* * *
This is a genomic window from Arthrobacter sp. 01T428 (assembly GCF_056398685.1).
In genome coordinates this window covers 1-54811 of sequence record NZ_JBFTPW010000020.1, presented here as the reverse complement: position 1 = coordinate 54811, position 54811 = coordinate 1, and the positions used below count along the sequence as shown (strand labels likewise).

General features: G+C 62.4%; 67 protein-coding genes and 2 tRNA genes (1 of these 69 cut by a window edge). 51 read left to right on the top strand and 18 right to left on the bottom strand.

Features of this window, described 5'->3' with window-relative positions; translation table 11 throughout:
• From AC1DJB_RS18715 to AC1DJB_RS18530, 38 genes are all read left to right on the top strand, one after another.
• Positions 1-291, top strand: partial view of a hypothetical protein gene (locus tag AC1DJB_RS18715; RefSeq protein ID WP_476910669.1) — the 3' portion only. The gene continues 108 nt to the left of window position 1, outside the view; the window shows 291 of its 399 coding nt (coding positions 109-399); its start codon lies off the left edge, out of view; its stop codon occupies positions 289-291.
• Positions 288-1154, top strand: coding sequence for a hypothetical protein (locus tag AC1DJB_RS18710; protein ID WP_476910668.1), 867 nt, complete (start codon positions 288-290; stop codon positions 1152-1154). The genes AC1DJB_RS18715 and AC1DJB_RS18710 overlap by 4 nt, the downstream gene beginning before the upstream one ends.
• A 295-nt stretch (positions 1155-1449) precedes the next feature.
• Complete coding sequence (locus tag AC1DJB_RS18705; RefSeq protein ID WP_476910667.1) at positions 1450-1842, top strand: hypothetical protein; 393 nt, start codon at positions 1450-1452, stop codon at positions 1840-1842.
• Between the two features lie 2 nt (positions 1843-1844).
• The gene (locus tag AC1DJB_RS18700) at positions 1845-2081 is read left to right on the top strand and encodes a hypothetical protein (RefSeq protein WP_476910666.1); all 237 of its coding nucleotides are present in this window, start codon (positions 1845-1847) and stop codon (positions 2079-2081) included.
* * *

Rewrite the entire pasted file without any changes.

This is a genomic window from Arthrobacter sp. 01T428 (assembly GCF_056398685.1).
In genome coordinates this window covers 1-54811 of sequence record NZ_JBFTPW010000020.1, presented here as the reverse complement: position 1 = coordinate 54811, position 54811 = coordinate 1, and the positions used below count along the sequence as shown (strand labels likewise).

General features: G+C 62.4%; 67 protein-coding genes and 2 tRNA genes (1 of these 69 cut by a window edge). 51 read left to right on the top strand and 18 right to left on the bottom strand.

Features of this window, described 5'->3' with window-relative positions; translation table 11 throughout:
• From AC1DJB_RS18715 to AC1DJB_RS18530, 38 genes are all read left to right on the top strand, one after another.
• Positions 1-291, top strand: partial view of a hypothetical protein gene (locus tag AC1DJB_RS18715; RefSeq protein ID WP_476910669.1) — the 3' portion only. The gene continues 108 nt to the left of window position 1, outside the view; the window shows 291 of its 399 coding nt (coding positions 109-399); its start codon lies off the left edge, out of view; its stop codon occupies positions 289-291.
• Positions 288-1154, top strand: coding sequence for a hypothetical protein (locus tag AC1DJB_RS18710; protein ID WP_476910668.1), 867 nt, complete (start codon positions 288-290; stop codon positions 1152-1154). The genes AC1DJB_RS18715 and AC1DJB_RS18710 overlap by 4 nt, the downstream gene beginning before the upstream one ends.
• A 295-nt stretch (positions 1155-1449) precedes the next feature.
• Complete coding sequence (locus tag AC1DJB_RS18705; RefSeq protein ID WP_476910667.1) at positions 1450-1842, top strand: hypothetical protein; 393 nt, start codon at positions 1450-1452, stop codon at positions 1840-1842.
• Between the two features lie 2 nt (positions 1843-1844).
• The gene (locus tag AC1DJB_RS18700) at positions 1845-2081 is read left to right on the top strand and encodes a hypothetical protein (RefSeq protein WP_476910666.1); all 237 of its coding nucleotides are present in this window, start codon (positions 1845-1847) and stop codon (positions 2079-2081) included.